Discipline: Discuss discipline methods with your caretaker ahead of time. Make sure you and your caretaker both feel comfortable with a plan for handling misbehavior. Kids act out on their feelings, especially big emotions that are hard to vocalize like missing their parents. Your caretaker should be understanding of this, but you can also make a plan for helping your children deal with those big feelings without hurting others. If your kids are older, you can include them in this conversation, so they know what to expect.

Easing the Transition

Talk about the trip ahead of time. Don’t surprise your children! Separation anxiety will be worse if you try to sneak away. That said, you know your kid. For older children, you can start talking about the trip earlier. If talking about leaving makes your child anxious, you may want to wait until closer to your departure date.

Here are some additional ideas to ease the transition:

  • For preschoolers, Daniel Tiger has an episode reinforcing that “Grownups Come Back.” Watch the show and then talk about how you are leaving on a big trip, but you will come back. 
  • Show your children a map of where you are going. 
  • Make a list before you go of fun things for your children to do with their caretakers. If any special activities cost money, make sure to leave enough with your caretakers to cover any expenses.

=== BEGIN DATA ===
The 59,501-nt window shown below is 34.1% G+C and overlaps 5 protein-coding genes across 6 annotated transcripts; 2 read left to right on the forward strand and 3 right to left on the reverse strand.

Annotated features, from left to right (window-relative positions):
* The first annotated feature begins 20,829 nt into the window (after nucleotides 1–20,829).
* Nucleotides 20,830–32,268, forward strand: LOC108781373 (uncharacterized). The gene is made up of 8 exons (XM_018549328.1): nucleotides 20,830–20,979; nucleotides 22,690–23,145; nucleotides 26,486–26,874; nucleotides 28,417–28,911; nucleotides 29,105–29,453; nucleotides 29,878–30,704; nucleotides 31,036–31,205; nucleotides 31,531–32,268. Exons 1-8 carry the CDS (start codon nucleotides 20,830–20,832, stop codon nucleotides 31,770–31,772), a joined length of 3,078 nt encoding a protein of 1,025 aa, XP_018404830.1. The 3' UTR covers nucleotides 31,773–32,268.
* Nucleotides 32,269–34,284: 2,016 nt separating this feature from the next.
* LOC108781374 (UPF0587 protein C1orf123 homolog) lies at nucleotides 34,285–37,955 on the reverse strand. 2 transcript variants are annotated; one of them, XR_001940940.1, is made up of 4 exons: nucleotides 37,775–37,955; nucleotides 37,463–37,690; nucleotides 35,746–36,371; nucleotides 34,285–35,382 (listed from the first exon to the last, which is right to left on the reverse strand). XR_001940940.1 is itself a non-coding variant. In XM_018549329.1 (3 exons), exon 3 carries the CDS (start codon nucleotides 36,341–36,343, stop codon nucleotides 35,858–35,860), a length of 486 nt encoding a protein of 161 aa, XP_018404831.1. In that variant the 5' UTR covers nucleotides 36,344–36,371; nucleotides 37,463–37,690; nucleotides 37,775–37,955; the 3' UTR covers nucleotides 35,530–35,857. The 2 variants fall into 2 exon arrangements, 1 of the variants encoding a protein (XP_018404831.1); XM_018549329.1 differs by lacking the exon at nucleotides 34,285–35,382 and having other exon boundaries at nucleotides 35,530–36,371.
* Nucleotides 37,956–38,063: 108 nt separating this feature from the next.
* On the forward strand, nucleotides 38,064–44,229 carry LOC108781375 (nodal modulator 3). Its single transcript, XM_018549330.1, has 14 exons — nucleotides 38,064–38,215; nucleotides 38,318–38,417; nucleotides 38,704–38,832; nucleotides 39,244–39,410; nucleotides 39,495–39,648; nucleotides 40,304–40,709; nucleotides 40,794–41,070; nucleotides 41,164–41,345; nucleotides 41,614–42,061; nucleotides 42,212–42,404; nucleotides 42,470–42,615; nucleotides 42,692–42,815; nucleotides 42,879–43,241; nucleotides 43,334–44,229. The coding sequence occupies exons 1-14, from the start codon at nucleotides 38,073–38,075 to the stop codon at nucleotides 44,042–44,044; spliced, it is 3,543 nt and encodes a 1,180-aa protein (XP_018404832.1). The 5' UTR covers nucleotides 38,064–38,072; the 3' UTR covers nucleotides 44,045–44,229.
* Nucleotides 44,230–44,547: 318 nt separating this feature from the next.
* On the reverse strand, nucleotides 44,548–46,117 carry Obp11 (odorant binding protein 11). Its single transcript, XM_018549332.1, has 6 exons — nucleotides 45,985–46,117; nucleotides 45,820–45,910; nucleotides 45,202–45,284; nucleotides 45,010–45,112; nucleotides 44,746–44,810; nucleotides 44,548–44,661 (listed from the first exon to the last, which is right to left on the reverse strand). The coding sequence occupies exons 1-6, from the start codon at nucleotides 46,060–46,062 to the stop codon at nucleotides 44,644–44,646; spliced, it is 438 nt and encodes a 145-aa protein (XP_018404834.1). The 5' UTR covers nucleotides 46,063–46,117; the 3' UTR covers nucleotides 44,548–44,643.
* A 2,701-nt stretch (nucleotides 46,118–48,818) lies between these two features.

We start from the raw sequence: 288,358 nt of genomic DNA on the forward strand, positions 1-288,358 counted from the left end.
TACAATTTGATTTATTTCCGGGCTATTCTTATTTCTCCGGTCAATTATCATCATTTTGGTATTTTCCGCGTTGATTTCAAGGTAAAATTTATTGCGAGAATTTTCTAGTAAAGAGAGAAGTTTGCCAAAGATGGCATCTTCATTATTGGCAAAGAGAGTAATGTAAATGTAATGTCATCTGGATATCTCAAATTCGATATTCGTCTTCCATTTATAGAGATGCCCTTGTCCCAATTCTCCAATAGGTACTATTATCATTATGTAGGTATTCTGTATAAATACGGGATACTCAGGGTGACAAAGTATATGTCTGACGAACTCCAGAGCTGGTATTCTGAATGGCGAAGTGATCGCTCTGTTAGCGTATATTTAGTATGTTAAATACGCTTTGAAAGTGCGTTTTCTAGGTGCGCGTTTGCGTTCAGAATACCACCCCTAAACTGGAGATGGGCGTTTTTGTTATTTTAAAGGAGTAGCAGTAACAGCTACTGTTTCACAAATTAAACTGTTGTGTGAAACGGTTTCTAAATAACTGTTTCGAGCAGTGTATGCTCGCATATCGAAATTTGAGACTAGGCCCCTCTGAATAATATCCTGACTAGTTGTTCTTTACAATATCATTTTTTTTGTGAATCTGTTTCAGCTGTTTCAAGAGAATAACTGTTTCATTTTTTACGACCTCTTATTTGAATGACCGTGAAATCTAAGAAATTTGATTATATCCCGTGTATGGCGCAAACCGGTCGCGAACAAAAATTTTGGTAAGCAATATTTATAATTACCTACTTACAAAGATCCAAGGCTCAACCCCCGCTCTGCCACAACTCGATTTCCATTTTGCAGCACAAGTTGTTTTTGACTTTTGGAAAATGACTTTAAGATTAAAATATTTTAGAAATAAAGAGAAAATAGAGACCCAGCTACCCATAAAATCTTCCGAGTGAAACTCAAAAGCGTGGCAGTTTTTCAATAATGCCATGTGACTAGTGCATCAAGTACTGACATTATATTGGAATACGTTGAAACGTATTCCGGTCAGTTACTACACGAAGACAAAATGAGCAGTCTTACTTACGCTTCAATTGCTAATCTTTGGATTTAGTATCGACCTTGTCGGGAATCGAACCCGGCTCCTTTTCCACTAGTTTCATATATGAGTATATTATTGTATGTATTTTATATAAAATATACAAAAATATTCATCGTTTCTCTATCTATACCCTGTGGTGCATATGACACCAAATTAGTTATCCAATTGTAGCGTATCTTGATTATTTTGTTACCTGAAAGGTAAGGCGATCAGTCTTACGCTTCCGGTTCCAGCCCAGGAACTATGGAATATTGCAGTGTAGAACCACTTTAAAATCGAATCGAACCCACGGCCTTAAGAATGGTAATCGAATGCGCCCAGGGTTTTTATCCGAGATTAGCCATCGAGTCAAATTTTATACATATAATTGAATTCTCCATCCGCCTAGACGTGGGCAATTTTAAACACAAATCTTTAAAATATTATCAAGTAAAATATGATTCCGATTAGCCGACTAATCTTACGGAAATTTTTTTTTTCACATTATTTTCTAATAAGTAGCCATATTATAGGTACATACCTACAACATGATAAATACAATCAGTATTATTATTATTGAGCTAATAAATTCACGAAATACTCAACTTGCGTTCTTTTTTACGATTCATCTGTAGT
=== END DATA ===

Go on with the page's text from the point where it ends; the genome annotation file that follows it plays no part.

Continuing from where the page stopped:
• Give your children a job to do. Make them in charge of something that they can manage while you’re gone, such as morning routines or taking care of a pet. The caretaker will be there as a safety net to make sure everything goes well, but your child may thrive on the sense of responsibility that comes with being in charge of something. 
  • Leave membership cards with your caretakers, like a library card, zoo membership, etc. if you want them to be able to take your children to these places. Include a letter saying that you are giving permission to this adult to use your membership while you are gone. 
  • Print photos of you for your kids to look at when they miss you. 
  • Create a box of surprises for your caretaker to draw from when your kids need a diversion. My kids are preschoolers, so I put a few new things like coloring books or small toys, as well as some toys that we haven’t played with in a while. A new board game could be fun for older kids!
  • Make a plan for how to talk while you’re gone. Marco Polo is a great app for sending videos to each other despite time differences. If seeing your face will make your children miss you more, arrange to write e-mails or leave letters for them to open each day. 
  • Create a visual representation of how many days you will be gone. We made a paper chain to take a link off each morning, but a sticker chart or crossing the days off on a calendar would work also. 

By planning ahead, you can relax, knowing that your children are set up for a safe and fun time while you’re gone. Even though it can feel monumental to get everything set up, you (and your children!) will benefit from the time away. It was sweet to see how my kids comforted each other before I left, seemed to connect with each other while we were gone, and how happy they were to see us when we returned. You can enjoy your time away without anxiety if you know you have a plan set up ahead of time!